ANA Medics Graduate New Combat Medic Class
Forward Operating Base Huey, Afghanistan December 14, 2007 (Daniel M. Rangel Digital Video and Imagery Distributing System): The first class of medics from the Afghan National Army's 201st Corps, 3rd Brigade, 5th Kandak (battalion) graduated from a combat medic class during a ceremony held in Nangarhar Province Dec. 8.
U.S. Army Lt. Col. Paul MacKenzie, senior advisor to the ANA 201st Corps, 3rd Brigade, spoke during the graduation ceremony.
"You are learning important skills to not only share with your soldiers, but also to share with your communities throughout Afghanistan, wherever you are stationed, and wherever you go throughout your professional life," MacKenzie said.
"What we are trying to do is not only make you more complete medics and soldiers, but also in our own way, trying to make you better citizens of Afghanistan," Mackenzie said. "Because, the duty of any citizen of a country is to contribute to that country the best that you can with the skills that you have."
The class was designed to bring Afghans closer to self-sufficiency. Mackenzie expressed this idea in his remarks.
"When your unit goes to a shura to meet with the local people and they come to you and they say, 'I have a child who has an injury. Where are the Americans to help us?' You can say, 'I can help you. You don't need the Americans. I have the skills," MacKenzie said.
Army Sgt. 1st Class Jason Brooks, Company C, Brigade Support Battalion, 173rd Airborne Brigade Combat Team, who is the senior enlisted person working at the medical clinic at FOB Fenty, was instrumental in putting the five-day class together.
"They've learned everything from how to clear an airway, to trauma assessment, to using different types of bandages and wound dressings to stop bleeding," Brooks, a native of Tulsa, Okla., said. "They're learning a basic level, which is basically a combat-lifesaver level. There's going to be an intermediate and advanced course, which will have more medical tasks and be more like what a U.S. Army medic does."
Brooks is optimistic about the future of the class and has already scheduled a new class for the day after graduation.
"There's been nine soldiers through the class so far and we have another class of 10 more starting tomorrow," Brooks said. "They really picked up the information quickly. There were some classes I thought were going to take a lot longer and be harder to grasp, but we've had outstanding interpreters and support from the ANA medical officers."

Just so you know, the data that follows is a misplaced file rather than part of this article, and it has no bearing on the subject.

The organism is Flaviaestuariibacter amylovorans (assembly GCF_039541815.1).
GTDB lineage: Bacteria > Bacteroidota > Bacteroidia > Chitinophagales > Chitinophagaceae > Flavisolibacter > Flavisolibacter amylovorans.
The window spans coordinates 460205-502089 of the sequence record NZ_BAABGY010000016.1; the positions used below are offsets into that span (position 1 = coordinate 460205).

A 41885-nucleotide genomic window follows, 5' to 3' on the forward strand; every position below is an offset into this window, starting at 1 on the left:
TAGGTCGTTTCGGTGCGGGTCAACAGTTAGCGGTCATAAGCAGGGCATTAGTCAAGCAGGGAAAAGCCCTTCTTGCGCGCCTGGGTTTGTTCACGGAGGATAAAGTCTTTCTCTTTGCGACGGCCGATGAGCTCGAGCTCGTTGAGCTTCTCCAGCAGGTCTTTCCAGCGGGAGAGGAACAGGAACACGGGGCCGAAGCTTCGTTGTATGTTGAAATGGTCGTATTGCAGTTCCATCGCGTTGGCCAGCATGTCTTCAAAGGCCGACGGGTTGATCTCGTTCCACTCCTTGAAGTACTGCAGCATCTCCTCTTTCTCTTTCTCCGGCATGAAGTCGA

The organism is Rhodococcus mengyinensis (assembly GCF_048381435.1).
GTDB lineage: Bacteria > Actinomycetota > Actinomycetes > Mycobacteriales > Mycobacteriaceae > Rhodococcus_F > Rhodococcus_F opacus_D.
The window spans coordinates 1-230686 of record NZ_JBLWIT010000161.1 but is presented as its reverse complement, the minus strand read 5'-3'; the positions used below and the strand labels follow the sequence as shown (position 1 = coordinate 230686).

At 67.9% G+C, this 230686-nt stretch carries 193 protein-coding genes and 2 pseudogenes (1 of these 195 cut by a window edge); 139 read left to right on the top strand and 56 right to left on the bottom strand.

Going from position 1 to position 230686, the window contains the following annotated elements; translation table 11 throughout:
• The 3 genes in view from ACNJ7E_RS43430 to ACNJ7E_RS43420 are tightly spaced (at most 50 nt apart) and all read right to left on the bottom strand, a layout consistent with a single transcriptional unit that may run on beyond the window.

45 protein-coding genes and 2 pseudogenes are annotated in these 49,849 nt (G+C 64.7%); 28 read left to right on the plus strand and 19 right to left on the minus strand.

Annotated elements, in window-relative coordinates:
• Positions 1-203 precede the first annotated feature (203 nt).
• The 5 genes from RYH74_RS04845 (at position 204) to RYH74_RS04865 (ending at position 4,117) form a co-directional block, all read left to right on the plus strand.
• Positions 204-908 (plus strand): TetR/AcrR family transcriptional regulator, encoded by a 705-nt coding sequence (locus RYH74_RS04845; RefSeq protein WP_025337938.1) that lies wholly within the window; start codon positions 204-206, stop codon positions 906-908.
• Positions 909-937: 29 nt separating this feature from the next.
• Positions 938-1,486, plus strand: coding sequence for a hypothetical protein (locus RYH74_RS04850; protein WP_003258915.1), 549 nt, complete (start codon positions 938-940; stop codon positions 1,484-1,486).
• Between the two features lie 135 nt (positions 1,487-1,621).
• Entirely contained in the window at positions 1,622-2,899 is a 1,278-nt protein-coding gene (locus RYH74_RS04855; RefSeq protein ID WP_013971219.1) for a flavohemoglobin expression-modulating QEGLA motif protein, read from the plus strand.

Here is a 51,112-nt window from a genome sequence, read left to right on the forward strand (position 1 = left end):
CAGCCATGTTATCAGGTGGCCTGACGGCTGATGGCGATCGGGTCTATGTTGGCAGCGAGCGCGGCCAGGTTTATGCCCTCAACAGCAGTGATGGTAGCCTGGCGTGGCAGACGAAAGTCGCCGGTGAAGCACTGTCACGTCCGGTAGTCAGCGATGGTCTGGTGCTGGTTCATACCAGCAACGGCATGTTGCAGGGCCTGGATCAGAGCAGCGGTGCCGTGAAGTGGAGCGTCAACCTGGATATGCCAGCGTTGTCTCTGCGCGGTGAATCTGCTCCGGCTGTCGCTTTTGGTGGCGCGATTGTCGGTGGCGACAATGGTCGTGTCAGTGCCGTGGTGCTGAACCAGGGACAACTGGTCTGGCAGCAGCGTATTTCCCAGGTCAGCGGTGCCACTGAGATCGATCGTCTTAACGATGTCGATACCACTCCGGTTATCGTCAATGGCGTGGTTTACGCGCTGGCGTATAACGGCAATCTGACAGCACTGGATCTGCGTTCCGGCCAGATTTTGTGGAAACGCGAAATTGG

Spc. Eric S. Detrick, Co. C, BSB, 173rd ABCT, was also a member of the three-Soldier Embedded Training Team who conducted the class.
"We've just been trying to get these guys some good training so they can save some lives out there," Detrick, a native of Fresno, Calif., said. "Without the medical skills that we're giving them, they wouldnâ€™t be able to help their guys out and try and save their lives."
Detrick explained that the team's most daunting challenge was the language barrier. At least it was at first, but, with the right help, the challenge was quickly overcome.
"We were kind of worried that some medical terms that we would use wouldn't be recognized in their language, but the interpreters were awesome in describing what we were trying to get across to them," Detrick said. "We weren't sure if they were going to know the term trachea and words like that."
ANA Soldier Muhammad Quasim, who participated in the class, understands the importance of using the knowledge he has been given.
"It's great because during battle we're going to have casualties," Quasim said. "But, by doing this, we can save the life of that person."
Quasim also understands the students can take their knowledge and help their local communities.
"It's a benefit to us and our village because if some person becomes sick or injured, we can treat them,â€ Quasim said. â€œWeâ€™re very proud of that."
Army Master Sgt. Eric C. Post, a Grand Rapids, Mich. native living in Detroit, and advisor to the Afghan National Army 3rd Brigade Surgeon, led the team of ETT mentors.
Post expressed his desire to see the class grow to the point where the students can become the teachers so the ANA will become more independent of Coaliton forces' help.
"We want to identify the top-notch soldiers and make a teaching class to train the trainer," Post said.
Before beginning the graduation ceremony, Post paid perhaps the biggest compliment one soldier can pay to another that demonstrated his confidence in his ANA students.
Post said to the class, "I will fight with you any day."